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The mundane experience of everyday calorie trackers: Beyond the metaphor of Quantified Self

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journal contribution
posted on 14.03.2017, 10:03 by Gabija Didziokaite, Paula Saukko, Christian Greiffenhagen
In this article, we build on the work of Ruckenstein and Pantzar (2015), who have demonstrated how our understanding of self-tracking has been influenced by the metaphor of the Quantified Self (QS). To complicate this very selective picture of self-tracking, we shift the focus in understanding self-tracking from members of the QS community to the experiences of ‘ordinary man and woman’ (Bakardjieva and Smith, 2001). We, therefore, interviewed ‘everyday calorie trackers’, people who had themselves started using MyFitnessPal calorie counting app but were not part of any tracking community. Our analysis identifies three main themes – goals, use and effect – which highlight the mundane side of self-tracking, where people pursuing everyday, limited goals engage in basic self-tracking and achieve temporary changes. These experiences contrast with the account of self-tracking in terms of long-term, experimental analysis of data on the self or ‘biohacking,’ which dominates the QS metaphor in the academic literature.

History

School

  • Social Sciences

Department

  • Communication, Media, Social and Policy Studies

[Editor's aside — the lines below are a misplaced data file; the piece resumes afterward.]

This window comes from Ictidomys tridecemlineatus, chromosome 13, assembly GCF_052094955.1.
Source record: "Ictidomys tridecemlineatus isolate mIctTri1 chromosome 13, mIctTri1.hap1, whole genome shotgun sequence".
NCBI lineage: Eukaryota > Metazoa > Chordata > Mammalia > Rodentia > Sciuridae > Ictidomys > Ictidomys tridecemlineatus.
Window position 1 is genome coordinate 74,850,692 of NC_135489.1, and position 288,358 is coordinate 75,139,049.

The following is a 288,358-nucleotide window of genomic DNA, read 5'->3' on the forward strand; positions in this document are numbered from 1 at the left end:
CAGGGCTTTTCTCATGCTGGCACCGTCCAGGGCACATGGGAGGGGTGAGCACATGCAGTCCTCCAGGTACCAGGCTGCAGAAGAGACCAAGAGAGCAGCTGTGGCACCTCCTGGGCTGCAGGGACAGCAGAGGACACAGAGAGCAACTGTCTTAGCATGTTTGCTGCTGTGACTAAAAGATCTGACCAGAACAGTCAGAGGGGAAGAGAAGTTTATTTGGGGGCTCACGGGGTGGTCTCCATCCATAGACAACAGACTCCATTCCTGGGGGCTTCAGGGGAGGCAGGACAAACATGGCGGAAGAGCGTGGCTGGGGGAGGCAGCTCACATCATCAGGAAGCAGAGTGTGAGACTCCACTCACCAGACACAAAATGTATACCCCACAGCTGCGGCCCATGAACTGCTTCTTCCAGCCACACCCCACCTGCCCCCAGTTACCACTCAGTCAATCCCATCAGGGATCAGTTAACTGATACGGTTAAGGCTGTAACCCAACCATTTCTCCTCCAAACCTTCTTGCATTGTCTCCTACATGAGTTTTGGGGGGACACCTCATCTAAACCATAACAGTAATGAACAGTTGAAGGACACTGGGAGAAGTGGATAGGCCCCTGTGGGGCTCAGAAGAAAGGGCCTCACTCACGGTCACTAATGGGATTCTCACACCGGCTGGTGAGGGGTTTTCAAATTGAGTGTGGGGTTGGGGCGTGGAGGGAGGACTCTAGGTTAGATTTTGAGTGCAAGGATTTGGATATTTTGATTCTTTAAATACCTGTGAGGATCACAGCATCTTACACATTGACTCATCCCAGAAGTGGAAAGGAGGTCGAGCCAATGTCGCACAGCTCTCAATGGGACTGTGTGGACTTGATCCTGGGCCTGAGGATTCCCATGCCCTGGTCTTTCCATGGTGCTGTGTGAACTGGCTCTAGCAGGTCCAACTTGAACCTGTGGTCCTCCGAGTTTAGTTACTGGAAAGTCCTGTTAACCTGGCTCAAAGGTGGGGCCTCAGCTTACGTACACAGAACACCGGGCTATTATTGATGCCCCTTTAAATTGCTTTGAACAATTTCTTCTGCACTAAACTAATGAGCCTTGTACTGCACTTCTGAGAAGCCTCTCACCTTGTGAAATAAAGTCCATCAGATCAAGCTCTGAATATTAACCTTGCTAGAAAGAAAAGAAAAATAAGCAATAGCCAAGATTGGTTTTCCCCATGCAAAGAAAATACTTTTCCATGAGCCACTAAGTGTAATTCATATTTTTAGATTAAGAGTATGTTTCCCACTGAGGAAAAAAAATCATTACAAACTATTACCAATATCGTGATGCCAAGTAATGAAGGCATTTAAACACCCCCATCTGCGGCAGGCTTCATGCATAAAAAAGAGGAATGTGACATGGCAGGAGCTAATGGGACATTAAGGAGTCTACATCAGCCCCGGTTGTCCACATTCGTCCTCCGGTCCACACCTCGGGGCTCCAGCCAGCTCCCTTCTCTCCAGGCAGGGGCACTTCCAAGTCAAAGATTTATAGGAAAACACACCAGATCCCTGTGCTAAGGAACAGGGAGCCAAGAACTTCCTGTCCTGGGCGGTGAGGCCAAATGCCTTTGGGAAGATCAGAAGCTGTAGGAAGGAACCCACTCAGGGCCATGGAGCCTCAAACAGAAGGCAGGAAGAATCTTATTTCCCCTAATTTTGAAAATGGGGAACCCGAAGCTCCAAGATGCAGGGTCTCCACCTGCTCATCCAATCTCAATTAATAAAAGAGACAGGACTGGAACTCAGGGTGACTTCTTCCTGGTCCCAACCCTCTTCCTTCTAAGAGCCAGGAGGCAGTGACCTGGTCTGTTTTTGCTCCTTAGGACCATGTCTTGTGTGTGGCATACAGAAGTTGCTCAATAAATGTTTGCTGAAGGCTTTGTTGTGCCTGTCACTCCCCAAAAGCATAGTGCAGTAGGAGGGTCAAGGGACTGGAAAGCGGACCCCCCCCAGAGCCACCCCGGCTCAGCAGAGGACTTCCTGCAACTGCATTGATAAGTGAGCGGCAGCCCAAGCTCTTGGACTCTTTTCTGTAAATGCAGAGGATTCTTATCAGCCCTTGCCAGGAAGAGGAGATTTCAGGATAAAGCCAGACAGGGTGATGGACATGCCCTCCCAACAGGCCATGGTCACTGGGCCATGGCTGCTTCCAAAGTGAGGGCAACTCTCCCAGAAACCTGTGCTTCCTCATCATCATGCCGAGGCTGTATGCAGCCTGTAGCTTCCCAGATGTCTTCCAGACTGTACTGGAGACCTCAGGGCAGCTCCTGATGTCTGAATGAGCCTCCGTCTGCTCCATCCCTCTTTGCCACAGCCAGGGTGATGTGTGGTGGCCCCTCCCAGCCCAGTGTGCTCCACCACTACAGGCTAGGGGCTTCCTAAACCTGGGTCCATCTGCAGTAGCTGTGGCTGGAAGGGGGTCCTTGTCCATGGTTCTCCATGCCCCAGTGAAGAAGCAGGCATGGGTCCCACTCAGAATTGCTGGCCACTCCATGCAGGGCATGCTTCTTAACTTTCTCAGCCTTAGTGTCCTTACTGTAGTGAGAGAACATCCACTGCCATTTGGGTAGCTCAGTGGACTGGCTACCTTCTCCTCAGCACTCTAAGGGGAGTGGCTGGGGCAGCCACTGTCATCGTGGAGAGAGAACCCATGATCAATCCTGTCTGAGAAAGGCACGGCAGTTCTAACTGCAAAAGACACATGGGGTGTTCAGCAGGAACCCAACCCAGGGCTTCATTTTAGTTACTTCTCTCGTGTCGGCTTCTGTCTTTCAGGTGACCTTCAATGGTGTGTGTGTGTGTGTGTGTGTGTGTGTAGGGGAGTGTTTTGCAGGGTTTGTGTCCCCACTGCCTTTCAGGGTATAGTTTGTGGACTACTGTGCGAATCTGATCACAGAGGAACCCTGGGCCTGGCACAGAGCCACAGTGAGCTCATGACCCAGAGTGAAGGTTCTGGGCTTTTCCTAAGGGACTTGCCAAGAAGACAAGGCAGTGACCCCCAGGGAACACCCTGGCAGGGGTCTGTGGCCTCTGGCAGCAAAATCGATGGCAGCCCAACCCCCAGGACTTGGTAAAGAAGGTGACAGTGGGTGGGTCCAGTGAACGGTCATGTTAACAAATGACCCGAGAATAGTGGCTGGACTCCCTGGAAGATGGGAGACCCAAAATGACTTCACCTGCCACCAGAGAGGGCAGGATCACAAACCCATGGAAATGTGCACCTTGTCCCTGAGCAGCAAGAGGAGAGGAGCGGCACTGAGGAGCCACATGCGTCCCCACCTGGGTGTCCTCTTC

Published in

New Media and Society

Volume

20

Issue

4

Pages

1470-1487

Citation

DIDZIOKAITE, G., SAUKKO, P. and GREIFFENHAGEN, C., 2017. The mundane experience of everyday calorie trackers: Beyond the metaphor of Quantified Self. New Media and Society, 20 (4), pp.1470-1487.

Publisher

© The Authors. Published by SAGE Publications (UK and US)

Version

AM (Accepted Manuscript)

Publisher statement

This work is made available according to the conditions of the Creative Commons Attribution-NonCommercial-NoDerivatives 4.0 International (CC BY-NC-ND 4.0) licence. Full details of this licence are available at: https://creativecommons.org/licenses/by-nc-nd/4.0/

Acceptance date

15/02/2017

Publication date

2017-03-24

Notes

This paper was accepted for publication in the journal New Media and Society and the definitive published version is available at https://doi.org/10.1177/1461444817698478

ISSN

1461-7315

Language

en

Exports

Loughborough Publications

Keywords

Exports